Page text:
You have reached the end of a project and you submit your final payment request. Instead
of just paying you the amount you have invoiced, the general contractor tries to lowball you.
Maybe he claims he doesn't have to pay you any retention until he is paid retention by the owner.
Maybe he tells you there is something wrong with part of your work. Maybe he knows you are
desperate for cash and would prefer a partial payment to a fight over full payment. Whatever the
situation, the following strategies may help when you are faced with the prospect of accepting less
than full payment on a contract.
First, know your rights under the contract. If, for example, the contract really does allow
the general to withhold your last ten percent until he receives his retention payment from the
owner, it will do little good to threaten, demand, or sue him. It will be best to save your energy and
resources for a fight you can win. If the contract isn't clear to you, however, consultation with an
attorney may clarify the issue. A good attorney will advise you when you have an issue worth
fighting over, and will also advise you when such a fight would be a waste of time and money.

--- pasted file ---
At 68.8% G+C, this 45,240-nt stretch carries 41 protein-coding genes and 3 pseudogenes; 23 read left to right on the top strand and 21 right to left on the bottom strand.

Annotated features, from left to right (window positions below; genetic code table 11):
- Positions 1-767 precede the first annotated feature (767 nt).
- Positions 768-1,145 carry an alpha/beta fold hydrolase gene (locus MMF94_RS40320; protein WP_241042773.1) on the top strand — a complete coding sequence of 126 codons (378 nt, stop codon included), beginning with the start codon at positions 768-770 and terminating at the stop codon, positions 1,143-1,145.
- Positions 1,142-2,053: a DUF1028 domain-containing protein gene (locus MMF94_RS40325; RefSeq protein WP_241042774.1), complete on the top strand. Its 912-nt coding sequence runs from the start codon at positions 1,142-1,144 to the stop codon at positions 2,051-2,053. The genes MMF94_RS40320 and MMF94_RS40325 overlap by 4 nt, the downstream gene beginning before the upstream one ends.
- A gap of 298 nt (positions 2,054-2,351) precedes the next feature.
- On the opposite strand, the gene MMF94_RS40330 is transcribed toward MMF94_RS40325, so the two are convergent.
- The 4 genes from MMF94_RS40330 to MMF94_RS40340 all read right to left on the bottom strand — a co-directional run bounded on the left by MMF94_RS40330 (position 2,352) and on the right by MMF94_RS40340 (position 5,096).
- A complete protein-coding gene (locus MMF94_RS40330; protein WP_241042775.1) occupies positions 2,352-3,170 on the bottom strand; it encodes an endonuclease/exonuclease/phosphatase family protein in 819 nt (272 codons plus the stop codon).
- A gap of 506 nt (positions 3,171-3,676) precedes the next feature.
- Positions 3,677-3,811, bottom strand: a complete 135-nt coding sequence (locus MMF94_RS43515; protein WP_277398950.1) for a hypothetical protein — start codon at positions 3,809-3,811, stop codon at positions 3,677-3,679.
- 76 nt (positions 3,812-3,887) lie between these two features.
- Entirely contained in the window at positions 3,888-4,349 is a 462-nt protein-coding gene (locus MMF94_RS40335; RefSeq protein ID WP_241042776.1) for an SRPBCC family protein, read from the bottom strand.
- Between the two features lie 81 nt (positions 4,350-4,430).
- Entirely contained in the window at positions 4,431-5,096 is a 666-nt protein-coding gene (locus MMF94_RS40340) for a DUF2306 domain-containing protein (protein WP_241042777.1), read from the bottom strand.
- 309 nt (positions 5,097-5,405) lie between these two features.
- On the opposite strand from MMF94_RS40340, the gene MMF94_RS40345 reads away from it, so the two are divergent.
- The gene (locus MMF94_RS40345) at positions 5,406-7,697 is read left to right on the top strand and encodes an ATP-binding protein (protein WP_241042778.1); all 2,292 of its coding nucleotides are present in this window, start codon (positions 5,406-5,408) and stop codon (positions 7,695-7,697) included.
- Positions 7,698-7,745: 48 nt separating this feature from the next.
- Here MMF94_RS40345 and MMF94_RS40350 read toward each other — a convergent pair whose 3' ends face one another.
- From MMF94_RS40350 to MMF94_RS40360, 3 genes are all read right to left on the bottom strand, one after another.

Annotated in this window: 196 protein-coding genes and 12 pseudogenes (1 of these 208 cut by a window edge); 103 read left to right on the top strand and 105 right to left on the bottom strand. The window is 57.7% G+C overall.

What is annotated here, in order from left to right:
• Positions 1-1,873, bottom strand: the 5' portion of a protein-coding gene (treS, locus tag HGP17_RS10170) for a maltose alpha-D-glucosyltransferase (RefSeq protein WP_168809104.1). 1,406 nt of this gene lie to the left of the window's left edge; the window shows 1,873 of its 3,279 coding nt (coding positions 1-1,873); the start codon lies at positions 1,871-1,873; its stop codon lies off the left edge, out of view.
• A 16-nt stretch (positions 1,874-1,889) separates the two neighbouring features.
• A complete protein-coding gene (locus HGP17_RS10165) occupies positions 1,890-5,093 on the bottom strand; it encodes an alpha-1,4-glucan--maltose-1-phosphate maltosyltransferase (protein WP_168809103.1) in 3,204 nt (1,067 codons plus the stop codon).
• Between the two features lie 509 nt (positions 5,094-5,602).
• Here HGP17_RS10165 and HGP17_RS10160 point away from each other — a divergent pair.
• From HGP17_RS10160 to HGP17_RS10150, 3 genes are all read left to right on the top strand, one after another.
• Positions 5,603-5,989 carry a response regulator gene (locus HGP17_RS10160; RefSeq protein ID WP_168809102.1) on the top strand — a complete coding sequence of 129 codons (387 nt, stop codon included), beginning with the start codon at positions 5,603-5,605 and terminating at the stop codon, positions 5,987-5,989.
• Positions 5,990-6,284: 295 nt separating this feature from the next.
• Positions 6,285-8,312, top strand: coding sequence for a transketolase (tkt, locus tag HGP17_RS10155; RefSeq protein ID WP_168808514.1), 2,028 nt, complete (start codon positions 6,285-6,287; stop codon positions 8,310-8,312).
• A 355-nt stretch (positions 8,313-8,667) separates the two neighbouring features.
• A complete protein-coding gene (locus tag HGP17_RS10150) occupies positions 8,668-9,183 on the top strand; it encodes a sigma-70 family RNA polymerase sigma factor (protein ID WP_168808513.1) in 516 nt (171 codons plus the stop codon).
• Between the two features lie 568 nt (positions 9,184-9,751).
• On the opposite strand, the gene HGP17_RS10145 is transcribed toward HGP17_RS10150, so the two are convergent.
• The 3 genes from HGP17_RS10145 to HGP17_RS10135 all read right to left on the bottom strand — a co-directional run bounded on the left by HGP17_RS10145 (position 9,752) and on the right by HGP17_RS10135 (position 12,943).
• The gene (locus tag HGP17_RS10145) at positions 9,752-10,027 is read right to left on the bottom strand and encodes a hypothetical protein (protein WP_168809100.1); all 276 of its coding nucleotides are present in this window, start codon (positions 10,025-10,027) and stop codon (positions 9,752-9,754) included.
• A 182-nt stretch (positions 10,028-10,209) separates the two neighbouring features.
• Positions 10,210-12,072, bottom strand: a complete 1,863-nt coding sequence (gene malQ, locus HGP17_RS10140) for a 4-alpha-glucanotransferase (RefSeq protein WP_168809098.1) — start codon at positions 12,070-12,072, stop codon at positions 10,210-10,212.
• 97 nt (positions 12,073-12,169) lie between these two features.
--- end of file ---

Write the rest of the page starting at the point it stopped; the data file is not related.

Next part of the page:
Second, be realistic about your performance under the contract. Even the best contractors
sometimes run into problems. If your performance was lacking, be prepared to acknowledge any
deficiencies. Don't give away anything unnecessarily, but if the general insists on a discount for
work that you know was sub-par, fighting over it would be pointless.
Third, consider the cost of legal services. Any drawn-out dispute over money owed will
eventually lead to the involvement of attorneys. An attorney will probably charge somewhere
between $150.00 and $350.00 per hour. At these rates, it will not take very long to rack up
thousands of dollars in legal fees. If the matter goes as far as a lawsuit, the fees would probably
reach tens of thousands of dollars. The cost of legal services should be factored into your
consideration, but may still be justified. Your answers to the following questions will tell you
whether hiring an attorney makes sense:
- Can my business withstand the financial burden of paying thousands of dollars in
legal fees in order to recover the money I think I'm owed?
- How much money am I fighting over? The costs of hiring an attorney will almost
never be justified if you are fighting over less than $10,000.00.
- Am I willing to run the risk of having to pay the other party's attorney's fees as well?
A.R.S. 12-341.01 allows a judge to add the prevailing party's reasonable
attorney's fees to whatever judgment is obtained.
In the end, your response to a contractor who wants to discount your final payment
should be based on reasoned analysis. If you are not reasonably sure you would win if the
matter went to court, or if your business could not sustain the cost of ongoing legal fees, your
best bet may be to simply cut your losses and move on. However, where the amount withheld
is high, and where there is no reasonable justification for the discount, resorting to the legal
system could be your best option.